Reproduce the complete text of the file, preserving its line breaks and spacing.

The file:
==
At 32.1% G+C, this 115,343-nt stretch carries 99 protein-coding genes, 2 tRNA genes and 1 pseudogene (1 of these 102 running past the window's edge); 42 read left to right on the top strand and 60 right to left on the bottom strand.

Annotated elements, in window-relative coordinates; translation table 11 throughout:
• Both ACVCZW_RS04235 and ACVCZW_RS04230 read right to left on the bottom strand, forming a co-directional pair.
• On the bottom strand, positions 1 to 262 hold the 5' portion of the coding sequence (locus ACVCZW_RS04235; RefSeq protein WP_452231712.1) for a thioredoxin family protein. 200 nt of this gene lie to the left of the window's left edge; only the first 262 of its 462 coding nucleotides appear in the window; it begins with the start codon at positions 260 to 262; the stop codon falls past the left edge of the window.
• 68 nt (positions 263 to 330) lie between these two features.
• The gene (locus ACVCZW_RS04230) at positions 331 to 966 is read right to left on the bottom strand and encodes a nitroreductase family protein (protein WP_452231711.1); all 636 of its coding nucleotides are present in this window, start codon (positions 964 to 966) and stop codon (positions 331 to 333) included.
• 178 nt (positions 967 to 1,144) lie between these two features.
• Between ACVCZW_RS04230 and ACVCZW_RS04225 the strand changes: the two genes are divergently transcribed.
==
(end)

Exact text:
At 32.1% G+C, this 115,343-nt stretch carries 99 protein-coding genes, 2 tRNA genes and 1 pseudogene (1 of these 102 running past the window's edge); 42 read left to right on the top strand and 60 right to left on the bottom strand.

Annotated elements, in window-relative coordinates; translation table 11 throughout:
• Both ACVCZW_RS04235 and ACVCZW_RS04230 read right to left on the bottom strand, forming a co-directional pair.
• On the bottom strand, positions 1 to 262 hold the 5' portion of the coding sequence (locus ACVCZW_RS04235; RefSeq protein WP_452231712.1) for a thioredoxin family protein. 200 nt of this gene lie to the left of the window's left edge; only the first 262 of its 462 coding nucleotides appear in the window; it begins with the start codon at positions 260 to 262; the stop codon falls past the left edge of the window.
• 68 nt (positions 263 to 330) lie between these two features.
• The gene (locus ACVCZW_RS04230) at positions 331 to 966 is read right to left on the bottom strand and encodes a nitroreductase family protein (protein WP_452231711.1); all 636 of its coding nucleotides are present in this window, start codon (positions 964 to 966) and stop codon (positions 331 to 333) included.
• 178 nt (positions 967 to 1,144) lie between these two features.
• Between ACVCZW_RS04230 and ACVCZW_RS04225 the strand changes: the two genes are divergently transcribed.